On ‘living in the present’

When history is bunk, so much else is too.
James Schall SJ | Apr 27 2016 | comment  



“History is more or less bunk. It’s tradition. We don‘t want tradition. We want to live in the present and the only history that is worth a tinker’s damn is the history that we make today.”

--Henry Ford, Chicago Tribune, 1916.

I.

Recently, I came across a rather gushing account on the “newness” of the time in which we live. Actually, it was cast in theological terms. Pope Francis’ writings, it was claimed, have made the previous history of the Church and its doctrines obsolete. The past cannot bind the present. We are in a “new”, I mean “really” new age. The things that went before— nations, constitutions, doctrines, customs, and traditions—are all built on discarded foundations. What we have now is, finally, our complete freedom. We have no baggage from ancient, medieval, or recent history to bog us down. It’s just great to be alive!

This “freedom” is expressed in terms of “rights”. We all, as it were, have a “right” to rights, themselves ever changing according to our wants and “values”. A “value” has no objective referent. “Values” are not grounded in something once called “reason” or “natural law”. Their content is wholly constituted by what we will. Moreover, no one can tell us what we are or what we have “rights” to. That would place our “dignity” in the hands of someone else. The only laws we observe, as Rousseau once said, are those that we give to ourselves. All “binding” contracts must be seen in the light of this prior “right” to autonomy.

Biology is not destiny. Biology signifies nothing as we did not give it to ourselves. It contains no rule or measure. We decide what our biological make-up is. We ourselves define that configuration with which we are most comfortable. We are the objects of our own art and technology. Since we have no given “nature”, we are “free” to define everything about ourselves. This self-defining freedom is the only one worth having. The notion that the gods have a “plan” for our good or well-being that is better than our own is a delusion. We rejoice in our utter “diversity”. We are so diverse that we can dismiss any “universal” principles. The nominalists were right all along.

We have a “right” to have our “freedom” protected without question. This is the principal function of government, the protection of individual “rights”. Freedom has no relation to reason. Reason by itself is a form of oppression. It is at all times the servant of will, our will. The old pesky distinctions of male and female are anachronisms. Marriage and family are at best temporary conveniences. Family can be configured any way we want.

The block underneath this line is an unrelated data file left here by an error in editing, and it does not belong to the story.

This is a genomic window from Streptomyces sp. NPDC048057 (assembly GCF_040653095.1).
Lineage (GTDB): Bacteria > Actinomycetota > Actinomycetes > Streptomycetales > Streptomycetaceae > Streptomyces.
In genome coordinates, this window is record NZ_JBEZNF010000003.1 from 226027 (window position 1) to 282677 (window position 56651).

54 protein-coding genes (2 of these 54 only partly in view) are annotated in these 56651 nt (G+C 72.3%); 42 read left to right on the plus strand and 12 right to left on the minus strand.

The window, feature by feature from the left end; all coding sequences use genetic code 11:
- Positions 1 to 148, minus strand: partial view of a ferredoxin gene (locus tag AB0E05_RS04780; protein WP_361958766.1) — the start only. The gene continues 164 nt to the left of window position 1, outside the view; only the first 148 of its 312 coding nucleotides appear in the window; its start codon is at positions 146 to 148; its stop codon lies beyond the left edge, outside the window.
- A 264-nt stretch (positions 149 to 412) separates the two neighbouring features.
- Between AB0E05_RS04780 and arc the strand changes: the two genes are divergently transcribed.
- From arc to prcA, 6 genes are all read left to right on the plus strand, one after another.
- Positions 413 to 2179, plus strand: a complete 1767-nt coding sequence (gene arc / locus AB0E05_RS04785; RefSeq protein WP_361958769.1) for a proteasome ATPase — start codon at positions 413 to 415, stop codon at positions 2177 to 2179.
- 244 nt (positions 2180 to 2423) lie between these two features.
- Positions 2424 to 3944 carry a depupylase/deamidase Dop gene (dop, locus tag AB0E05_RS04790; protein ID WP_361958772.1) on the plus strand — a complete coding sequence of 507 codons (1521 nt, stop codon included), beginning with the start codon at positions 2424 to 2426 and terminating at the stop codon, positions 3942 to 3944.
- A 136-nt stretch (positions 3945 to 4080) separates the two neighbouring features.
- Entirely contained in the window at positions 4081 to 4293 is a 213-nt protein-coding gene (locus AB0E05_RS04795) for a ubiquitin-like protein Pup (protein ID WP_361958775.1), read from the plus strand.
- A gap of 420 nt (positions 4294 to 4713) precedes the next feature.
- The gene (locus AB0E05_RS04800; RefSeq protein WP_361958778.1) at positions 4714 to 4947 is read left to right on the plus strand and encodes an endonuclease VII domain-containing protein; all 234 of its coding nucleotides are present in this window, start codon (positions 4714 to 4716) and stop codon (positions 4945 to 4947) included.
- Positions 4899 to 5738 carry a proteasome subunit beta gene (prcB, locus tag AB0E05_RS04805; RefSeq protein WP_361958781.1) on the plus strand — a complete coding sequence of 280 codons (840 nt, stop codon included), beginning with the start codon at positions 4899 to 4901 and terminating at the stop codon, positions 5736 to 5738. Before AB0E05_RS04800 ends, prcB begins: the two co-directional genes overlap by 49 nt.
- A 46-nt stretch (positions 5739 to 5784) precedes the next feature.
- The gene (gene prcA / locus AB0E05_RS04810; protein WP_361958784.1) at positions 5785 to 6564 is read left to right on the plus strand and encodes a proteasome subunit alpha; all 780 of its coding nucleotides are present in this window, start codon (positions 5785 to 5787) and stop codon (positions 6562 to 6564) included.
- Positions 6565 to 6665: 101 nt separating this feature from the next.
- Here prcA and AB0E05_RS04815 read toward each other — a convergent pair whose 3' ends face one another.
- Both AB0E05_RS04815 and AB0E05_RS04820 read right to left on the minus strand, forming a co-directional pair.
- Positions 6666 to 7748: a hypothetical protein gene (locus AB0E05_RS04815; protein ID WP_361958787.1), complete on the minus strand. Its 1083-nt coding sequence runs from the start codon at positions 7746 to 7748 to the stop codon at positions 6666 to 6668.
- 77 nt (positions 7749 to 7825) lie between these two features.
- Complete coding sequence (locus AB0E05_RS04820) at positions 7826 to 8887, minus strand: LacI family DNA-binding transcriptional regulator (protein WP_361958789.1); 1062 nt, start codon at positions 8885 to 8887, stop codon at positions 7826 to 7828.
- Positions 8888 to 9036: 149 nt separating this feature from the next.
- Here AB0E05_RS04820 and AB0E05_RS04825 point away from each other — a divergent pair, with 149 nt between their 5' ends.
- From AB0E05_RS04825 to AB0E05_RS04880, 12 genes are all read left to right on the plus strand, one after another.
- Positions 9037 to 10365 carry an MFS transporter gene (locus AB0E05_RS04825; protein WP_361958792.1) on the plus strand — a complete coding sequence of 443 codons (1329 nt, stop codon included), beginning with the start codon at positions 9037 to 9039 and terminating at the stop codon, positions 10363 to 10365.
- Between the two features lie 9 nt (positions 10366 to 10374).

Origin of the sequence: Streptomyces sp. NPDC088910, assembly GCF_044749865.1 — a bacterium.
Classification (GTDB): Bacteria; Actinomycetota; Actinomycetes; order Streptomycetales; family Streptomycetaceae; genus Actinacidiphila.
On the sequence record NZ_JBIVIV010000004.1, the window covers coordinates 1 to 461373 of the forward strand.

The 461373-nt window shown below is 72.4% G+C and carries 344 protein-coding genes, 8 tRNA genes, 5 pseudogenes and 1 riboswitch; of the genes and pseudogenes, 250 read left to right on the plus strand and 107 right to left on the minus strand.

What once thought itself to be a male, now thinks itself to be a woman; this is his/hers/its “right”. No one can object to our choices without violating our “right”. To do so would be to deprive us of our “dignity” and create resentment. We have the “right” to be what we say we are, however we look. Any criticism of our “rights” or deeds constitutes “hate-language”. It is not to be allowed in any public or private forum. The rule of “rights” must be total. The old notion of freedom of speech, religion, or assembly rested on the false belief in a given human nature that indicated what we are. Universities, consequently, are “research” centers, the purpose of which is continually to refashion and develop ever new “rights”. “Truth” cannot be its purpose. Truth is an outmoded concept that restricts our “rights”.

The exercise of these “rights”, however, would, in logic, depend, for example, on whether the “women who once were men” accept the “men who were once women” in the sane facilities and communities, all with equal “rights”. Likewise, we will have men who still choose to think themselves to be men, as is their “right”, and women who still choose to think of themselves as women. This communal interchange, that includes all types in the “common good” of letting each be what he/she/it chooses to be, may be somewhat confusing in the beginning. We cannot formulate any stable or general rule, as that attempt may restrict our newer “rights” that we do not yet know will exist.

Probably, the best solution is to drop the distinction between men and women as traditional and out-of-date. Ultimate freedom exists when we cannot say anything of any other thing lest someone’s “rights” be violated. This “new” reticence would make our societies considerably quieter and more contemplative, since we would waste no time in trying to figure out what anything was or how to name it lest anyone’s “rights” be violated.

II.

This is the 100th anniversary of Henry Ford’s most famous foray into philosophy. “History is bunk,” he said, in an easily recollected phrase. This insight made him the most quotable of the early American industrialists. It seemed finally to refute the pejorative influence of the Greek historian Thucydides who had led the whole western civilization astray by claiming that the study of history meant something. Indeed, he implied that we could only know the present if we knew the past. Actually, Ford said that history was “more or less” bunk, a cautionary distinction. He added that we don’t want “tradition” either. We want to live in the “present”. If the historians want to live in the “past”, they will find nothing useful there.

Now it is true, to give Ford credit, that we can only live in a “present”. Even eternity is a “present”. Indeed, that is its whole point. We can know something about the past. We can guess or speculate about the future. But we live in an on-going “now”, as Aquinas put it, in our present lives while they last.